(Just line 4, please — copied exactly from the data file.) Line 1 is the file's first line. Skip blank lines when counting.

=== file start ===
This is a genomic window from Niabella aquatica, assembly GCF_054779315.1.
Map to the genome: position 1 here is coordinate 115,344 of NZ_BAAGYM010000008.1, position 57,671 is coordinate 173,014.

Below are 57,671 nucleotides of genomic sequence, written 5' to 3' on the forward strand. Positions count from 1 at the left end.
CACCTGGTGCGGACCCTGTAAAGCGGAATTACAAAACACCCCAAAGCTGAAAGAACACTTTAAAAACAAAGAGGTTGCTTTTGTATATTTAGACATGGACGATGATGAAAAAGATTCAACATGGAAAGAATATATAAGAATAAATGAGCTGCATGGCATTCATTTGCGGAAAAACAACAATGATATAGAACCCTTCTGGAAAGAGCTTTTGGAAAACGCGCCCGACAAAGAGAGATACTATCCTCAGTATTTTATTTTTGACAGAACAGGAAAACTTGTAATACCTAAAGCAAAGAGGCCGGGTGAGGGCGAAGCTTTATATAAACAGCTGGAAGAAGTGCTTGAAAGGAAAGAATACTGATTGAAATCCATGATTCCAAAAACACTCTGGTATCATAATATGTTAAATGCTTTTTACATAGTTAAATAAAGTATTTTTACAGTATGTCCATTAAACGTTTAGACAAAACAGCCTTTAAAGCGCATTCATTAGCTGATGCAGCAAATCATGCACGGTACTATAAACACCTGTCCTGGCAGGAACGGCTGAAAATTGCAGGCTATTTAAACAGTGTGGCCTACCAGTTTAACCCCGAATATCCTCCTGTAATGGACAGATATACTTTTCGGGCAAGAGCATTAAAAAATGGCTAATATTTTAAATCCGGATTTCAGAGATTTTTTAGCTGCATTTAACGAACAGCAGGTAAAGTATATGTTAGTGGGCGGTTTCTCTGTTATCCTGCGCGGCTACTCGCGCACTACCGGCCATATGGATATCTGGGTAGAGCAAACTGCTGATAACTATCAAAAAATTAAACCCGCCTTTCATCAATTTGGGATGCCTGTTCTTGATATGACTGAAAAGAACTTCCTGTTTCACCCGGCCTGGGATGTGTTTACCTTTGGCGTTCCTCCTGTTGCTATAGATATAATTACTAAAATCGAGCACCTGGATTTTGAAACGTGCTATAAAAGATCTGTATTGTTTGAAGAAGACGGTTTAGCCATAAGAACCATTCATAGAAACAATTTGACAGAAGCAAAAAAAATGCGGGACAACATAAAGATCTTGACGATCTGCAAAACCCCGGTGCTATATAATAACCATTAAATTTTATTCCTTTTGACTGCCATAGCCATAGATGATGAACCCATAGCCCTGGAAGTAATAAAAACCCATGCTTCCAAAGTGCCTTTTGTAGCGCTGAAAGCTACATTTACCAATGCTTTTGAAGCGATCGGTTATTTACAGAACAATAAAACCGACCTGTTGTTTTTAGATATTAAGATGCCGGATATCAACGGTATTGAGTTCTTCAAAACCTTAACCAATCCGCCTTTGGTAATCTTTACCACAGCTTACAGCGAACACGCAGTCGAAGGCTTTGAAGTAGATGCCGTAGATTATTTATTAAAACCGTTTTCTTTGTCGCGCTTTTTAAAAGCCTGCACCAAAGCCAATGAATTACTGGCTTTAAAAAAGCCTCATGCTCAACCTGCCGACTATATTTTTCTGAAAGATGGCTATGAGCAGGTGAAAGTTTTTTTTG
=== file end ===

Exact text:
CACCTGGTGCGGACCCTGTAAAGCGGAATTACAAAACACCCCAAAGCTGAAAGAACACTTTAAAAACAAAGAGGTTGCTTTTGTATATTTAGACATGGACGATGATGAAAAAGATTCAACATGGAAAGAATATATAAGAATAAATGAGCTGCATGGCATTCATTTGCGGAAAAACAACAATGATATAGAACCCTTCTGGAAAGAGCTTTTGGAAAACGCGCCCGACAAAGAGAGATACTATCCTCAGTATTTTATTTTTGACAGAACAGGAAAACTTGTAATACCTAAAGCAAAGAGGCCGGGTGAGGGCGAAGCTTTATATAAACAGCTGGAAGAAGTGCTTGAAAGGAAAGAATACTGATTGAAATCCATGATTCCAAAAACACTCTGGTATCATAATATGTTAAATGCTTTTTACATAGTTAAATAAAGTATTTTTACAGTATGTCCATTAAACGTTTAGACAAAACAGCCTTTAAAGCGCATTCATTAGCTGATGCAGCAAATCATGCACGGTACTATAAACACCTGTCCTGGCAGGAACGGCTGAAAATTGCAGGCTATTTAAACAGTGTGGCCTACCAGTTTAACCCCGAATATCCTCCTGTAATGGACAGATATACTTTTCGGGCAAGAGCATTAAAAAATGGCTAATATTTTAAATCCGGATTTCAGAGATTTTTTAGCTGCATTTAACGAACAGCAGGTAAAGTATATGTTAGTGGGCGGTTTCTCTGTTATCCTGCGCGGCTACTCGCGCACTACCGGCCATATGGATATCTGGGTAGAGCAAACTGCTGATAACTATCAAAAAATTAAACCCGCCTTTCATCAATTTGGGATGCCTGTTCTTGATATGACTGAAAAGAACTTCCTGTTTCACCCGGCCTGGGATGTGTTTACCTTTGGCGTTCCTCCTGTTGCTATAGATATAATTACTAAAATCGAGCACCTGGATTTTGAAACGTGCTATAAAAGATCTGTATTGTTTGAAGAAGACGGTTTAGCCATAAGAACCATTCATAGAAACAATTTGACAGAAGCAAAAAAAATGCGGGACAACATAAAGATCTTGACGATCTGCAAAACCCCGGTGCTATATAATAACCATTAAATTTTATTCCTTTTGACTGCCATAGCCATAGATGATGAACCCATAGCCCTGGAAGTAATAAAAACCCATGCTTCCAAAGTGCCTTTTGTAGCGCTGAAAGCTACATTTACCAATGCTTTTGAAGCGATCGGTTATTTACAGAACAATAAAACCGACCTGTTGTTTTTAGATATTAAGATGCCGGATATCAACGGTATTGAGTTCTTCAAAACCTTAACCAATCCGCCTTTGGTAATCTTTACCACAGCTTACAGCGAACACGCAGTCGAAGGCTTTGAAGTAGATGCCGTAGATTATTTATTAAAACCGTTTTCTTTGTCGCGCTTTTTAAAAGCCTGCACCAAAGCCAATGAATTACTGGCTTTAAAAAAGCCTCATGCTCAACCTGCCGACTATATTTTTCTGAAAGATGGCTATGAGCAGGTGAAAGTTTTTTTTG